Joshua Chambers-Letson is a writer and performance theorist who researches and teaches courses in performance studies, critical race theory, political theory, and queer of color critique. His books and essays place performance studies in conversation with a diverse set of fields including Black studies, Asian American studies, Latinx studies, art history, legal studies, and Marxist theory to ask two central questions: How do black, brown, Asian, queer, and trans people (alongside other minoritarian subjects) use performance both to survive the destruction and devaluation of their (our) lives and lifeworlds? And how does performance become a means for rehearsing and enacting new worlds and new ways of being in the world together? Artists that he considers in his scholarship include Nao Bustamante, Danh Võ, Nina Simone, Felix Gonzalez-Torres, Eiko, Keijaun Thomas, Teching Hsieh, Moriyuki Shimada, and Alexandria Eregbu.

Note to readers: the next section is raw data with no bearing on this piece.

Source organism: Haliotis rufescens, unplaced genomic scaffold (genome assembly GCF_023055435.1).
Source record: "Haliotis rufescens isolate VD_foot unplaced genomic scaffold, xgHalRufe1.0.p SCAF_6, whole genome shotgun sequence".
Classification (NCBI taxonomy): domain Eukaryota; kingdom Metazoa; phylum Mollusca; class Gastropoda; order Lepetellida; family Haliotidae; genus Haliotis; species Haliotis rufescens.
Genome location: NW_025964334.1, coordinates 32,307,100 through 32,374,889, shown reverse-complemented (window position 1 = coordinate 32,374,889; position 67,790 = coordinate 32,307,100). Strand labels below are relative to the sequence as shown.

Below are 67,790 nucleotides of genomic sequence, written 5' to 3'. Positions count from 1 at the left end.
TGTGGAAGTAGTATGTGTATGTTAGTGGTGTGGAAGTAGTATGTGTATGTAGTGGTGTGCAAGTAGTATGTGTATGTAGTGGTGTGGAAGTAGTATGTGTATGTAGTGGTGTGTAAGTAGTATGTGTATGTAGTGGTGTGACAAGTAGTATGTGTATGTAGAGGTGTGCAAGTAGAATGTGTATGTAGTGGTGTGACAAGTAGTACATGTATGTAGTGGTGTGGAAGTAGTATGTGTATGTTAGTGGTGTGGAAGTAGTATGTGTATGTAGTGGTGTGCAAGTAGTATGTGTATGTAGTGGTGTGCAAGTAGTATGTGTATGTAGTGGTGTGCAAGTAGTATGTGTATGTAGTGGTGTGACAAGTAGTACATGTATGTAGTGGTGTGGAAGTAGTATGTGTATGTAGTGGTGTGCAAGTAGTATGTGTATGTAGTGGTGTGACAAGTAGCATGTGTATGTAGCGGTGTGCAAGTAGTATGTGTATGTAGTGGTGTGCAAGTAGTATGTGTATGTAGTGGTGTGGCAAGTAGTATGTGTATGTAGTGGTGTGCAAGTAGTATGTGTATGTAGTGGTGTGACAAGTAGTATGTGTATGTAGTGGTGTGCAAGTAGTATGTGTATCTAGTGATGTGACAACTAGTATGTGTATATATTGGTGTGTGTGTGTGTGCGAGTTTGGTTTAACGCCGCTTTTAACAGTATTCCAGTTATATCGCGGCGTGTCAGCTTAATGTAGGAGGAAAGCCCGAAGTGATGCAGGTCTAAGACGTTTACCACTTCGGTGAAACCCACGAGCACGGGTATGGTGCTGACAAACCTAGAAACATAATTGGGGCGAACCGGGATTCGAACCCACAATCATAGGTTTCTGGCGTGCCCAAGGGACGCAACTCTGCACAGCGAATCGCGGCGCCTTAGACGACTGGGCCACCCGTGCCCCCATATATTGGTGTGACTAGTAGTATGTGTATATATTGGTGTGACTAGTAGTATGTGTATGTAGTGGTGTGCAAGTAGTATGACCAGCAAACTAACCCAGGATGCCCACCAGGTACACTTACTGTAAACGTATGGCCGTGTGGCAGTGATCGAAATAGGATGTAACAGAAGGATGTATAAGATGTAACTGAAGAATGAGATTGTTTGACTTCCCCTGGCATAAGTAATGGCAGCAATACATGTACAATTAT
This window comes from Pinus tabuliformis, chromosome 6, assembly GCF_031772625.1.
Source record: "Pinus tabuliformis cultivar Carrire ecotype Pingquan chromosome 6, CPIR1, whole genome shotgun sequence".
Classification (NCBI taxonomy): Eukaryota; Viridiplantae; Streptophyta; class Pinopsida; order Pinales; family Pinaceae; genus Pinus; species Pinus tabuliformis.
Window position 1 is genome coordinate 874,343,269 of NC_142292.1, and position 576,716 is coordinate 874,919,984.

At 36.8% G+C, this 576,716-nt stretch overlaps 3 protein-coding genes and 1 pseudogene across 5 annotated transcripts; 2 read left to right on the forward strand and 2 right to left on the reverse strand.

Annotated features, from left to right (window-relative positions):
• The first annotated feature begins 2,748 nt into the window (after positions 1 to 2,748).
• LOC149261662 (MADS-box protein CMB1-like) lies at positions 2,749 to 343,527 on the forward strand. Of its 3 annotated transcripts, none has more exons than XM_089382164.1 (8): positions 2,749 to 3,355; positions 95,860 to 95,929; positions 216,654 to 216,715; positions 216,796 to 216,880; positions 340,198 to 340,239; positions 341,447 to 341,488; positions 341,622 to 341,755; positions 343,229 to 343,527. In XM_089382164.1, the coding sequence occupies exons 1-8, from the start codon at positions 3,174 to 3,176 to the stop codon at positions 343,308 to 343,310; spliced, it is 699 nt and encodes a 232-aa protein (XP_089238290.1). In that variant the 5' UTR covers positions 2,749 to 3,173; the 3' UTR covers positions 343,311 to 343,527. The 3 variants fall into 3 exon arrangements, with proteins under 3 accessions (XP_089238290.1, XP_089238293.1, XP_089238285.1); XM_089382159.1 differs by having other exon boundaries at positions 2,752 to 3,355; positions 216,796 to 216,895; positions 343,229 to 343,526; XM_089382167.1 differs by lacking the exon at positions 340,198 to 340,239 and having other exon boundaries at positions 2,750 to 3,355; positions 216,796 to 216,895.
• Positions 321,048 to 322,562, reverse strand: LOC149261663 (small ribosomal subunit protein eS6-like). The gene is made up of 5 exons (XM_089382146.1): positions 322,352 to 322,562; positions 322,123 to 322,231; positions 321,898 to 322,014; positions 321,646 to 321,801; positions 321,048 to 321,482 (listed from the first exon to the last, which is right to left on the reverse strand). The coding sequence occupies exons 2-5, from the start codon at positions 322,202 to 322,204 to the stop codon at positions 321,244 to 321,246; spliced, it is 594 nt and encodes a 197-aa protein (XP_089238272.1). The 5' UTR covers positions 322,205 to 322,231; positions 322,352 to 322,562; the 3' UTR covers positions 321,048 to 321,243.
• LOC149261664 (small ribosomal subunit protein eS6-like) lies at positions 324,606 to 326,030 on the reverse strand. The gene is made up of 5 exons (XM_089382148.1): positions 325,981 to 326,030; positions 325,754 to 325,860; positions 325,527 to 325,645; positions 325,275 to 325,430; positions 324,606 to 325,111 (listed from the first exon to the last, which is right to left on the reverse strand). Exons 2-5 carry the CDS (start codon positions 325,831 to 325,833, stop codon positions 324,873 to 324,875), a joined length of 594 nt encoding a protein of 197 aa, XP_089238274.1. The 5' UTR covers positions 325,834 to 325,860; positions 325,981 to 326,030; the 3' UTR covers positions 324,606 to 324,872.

He is the author of After the Party: A Manifesto for Queer of Color Life (NYU Press, 2018) and A Race So Different: Law and Performance in Asian America (NYU Press, 2013—winner of ATHE’s Outstanding Book Award in 2014). Academic writing has appeared in edited volumes and journals including Social Text, Political Theory, Criticism, Cultural Studies, MELUS, and women & performance. Art writing has appeared (or will appear) in catalogues for My Barbarian’s 2021 survey at the Whiteny Museum of Art, the 2022 Whitney Biennial, Teching Hsieh’s exhibition at the 2017 Venice Biennale and the Chrysler Museum/Grey Art Gallery’s Tseng Kwong Chi: Performing for the Camera, as well as Dirty Looks, The Brooklyn Rail, ASAP/J, and the Walker Reader. With Ann Pellegrini and Tavia Nyong’o he is a series co-editor of the Sexual Cultures series at NYU Press. He received his PhD from New York University in 2009 and was a postdoctoral fellow at Wesleyan University’s Center for the Humanities from 2009-2010.